I have seen articles written about these brave American patriots that are routinely published over and over again by the mainstream media and left wing activist groups like the Southern Poverty Law Center and I trip and stumble over such words used to describe them as anti-government activists, outlaw ranchers, or constitutional extremists. What is a constitutional extremist? Someone who believes that the Constitution means what it says and says what it means has become a constitutional extremist all of a sudden? Is that what it means? Someone who believes in the original intent of the Founding Fathers is now a constitutional extremist? Was the late Supreme Court Justice Antonin Scalia a “constitutional extremist” ? I wonder what the left leaning Southern Poverty Law Center would say about that. Perhaps if members of their group would look in a mirror they would see who the real purveyors of extremism are in America today.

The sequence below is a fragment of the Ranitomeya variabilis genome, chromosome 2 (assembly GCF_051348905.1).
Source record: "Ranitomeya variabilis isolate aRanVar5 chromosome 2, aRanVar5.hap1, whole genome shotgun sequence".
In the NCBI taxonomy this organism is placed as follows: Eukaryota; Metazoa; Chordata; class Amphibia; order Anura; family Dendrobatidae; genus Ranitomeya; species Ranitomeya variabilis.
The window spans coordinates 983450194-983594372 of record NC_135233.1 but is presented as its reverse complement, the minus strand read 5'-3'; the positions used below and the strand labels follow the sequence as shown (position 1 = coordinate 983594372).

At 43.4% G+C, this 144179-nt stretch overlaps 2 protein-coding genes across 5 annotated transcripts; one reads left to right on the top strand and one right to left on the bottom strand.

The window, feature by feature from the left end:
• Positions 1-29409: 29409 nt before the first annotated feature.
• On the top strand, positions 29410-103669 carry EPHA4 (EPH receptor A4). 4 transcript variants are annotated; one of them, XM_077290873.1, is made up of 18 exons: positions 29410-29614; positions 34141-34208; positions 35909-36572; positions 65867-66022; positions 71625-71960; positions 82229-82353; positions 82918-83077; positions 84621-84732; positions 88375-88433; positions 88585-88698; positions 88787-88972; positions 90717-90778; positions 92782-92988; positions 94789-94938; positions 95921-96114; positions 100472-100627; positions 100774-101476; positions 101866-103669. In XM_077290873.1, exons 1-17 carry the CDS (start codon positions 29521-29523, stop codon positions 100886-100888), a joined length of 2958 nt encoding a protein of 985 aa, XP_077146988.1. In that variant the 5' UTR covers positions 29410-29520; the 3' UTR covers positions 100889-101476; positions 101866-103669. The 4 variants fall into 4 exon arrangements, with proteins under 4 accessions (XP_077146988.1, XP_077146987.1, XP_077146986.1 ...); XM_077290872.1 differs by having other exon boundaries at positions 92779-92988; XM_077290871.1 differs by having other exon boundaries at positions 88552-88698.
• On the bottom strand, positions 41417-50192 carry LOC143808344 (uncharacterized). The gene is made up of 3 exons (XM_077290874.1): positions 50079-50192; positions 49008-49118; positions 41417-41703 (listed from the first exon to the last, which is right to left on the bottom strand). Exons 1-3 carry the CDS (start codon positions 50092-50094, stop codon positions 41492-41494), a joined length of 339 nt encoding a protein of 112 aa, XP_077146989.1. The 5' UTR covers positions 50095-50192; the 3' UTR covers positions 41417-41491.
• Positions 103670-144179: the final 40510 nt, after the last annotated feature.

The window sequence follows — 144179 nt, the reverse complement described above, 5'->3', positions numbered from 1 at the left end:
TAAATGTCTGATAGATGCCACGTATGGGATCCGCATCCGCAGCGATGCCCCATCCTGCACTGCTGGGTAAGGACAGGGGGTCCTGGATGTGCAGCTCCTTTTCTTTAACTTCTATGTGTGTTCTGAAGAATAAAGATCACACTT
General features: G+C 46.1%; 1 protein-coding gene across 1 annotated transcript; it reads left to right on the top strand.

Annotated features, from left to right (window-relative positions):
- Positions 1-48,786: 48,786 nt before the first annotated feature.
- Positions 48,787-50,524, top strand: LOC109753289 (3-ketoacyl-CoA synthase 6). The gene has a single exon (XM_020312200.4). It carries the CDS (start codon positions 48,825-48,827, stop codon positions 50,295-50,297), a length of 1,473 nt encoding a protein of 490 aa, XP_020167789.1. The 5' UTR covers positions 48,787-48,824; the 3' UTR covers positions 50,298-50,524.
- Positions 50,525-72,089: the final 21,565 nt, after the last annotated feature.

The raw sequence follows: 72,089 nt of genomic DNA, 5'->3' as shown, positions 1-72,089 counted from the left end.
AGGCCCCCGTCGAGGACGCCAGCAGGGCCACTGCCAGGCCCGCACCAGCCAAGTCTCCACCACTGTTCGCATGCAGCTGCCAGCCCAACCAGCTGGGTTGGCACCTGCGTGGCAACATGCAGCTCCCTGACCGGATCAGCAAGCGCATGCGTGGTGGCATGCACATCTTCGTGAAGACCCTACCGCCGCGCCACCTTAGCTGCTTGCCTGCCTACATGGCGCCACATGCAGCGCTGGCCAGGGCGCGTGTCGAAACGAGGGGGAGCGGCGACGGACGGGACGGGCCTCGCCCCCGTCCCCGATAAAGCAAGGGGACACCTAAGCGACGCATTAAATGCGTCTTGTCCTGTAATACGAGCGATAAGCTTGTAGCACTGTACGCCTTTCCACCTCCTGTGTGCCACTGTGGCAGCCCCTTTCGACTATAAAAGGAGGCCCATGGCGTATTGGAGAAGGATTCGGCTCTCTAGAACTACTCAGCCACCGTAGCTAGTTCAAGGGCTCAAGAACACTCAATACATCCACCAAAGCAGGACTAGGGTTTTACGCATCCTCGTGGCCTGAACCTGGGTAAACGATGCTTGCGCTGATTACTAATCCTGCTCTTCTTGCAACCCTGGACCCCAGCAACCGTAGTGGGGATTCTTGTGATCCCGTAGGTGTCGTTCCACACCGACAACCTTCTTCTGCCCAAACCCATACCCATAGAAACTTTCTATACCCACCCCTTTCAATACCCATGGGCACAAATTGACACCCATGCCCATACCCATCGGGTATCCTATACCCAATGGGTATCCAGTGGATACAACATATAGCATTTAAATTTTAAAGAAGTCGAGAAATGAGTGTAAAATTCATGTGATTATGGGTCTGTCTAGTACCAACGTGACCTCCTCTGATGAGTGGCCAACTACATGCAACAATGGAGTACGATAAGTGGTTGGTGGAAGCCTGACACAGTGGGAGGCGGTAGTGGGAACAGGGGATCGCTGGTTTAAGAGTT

Since I determined that I couldn’t let these fine Americans stand alone just like they decided that they could not let the Hammonds of Burns, Oregon stand alone I have attended their trial in Portland as an observer and spent more than a week in the courtroom. What I have discovered about our legal system has shocked and saddened me.
The law isn’t about justice or mercy… It is about precedent and protocol. Our sixth President John Quincy Adams who was a lawyer said this: “The law is an artificial human construct., and it is of no use outside of a courtroom.” After observing the trial of Ammon and Ryan Bundy and their five co-defendants I am not sure if it is still of any use inside of a courtroom either.
There were thousands of objections raised by the prosecution over the course of this six week long trial. Nearly 99% of these objections were sustained by the Judge. Most of the evidence presented by the defense was labeled as cumulative and barred from the courtroom instead of considering that it was corroborative and allowing the jury to hear it.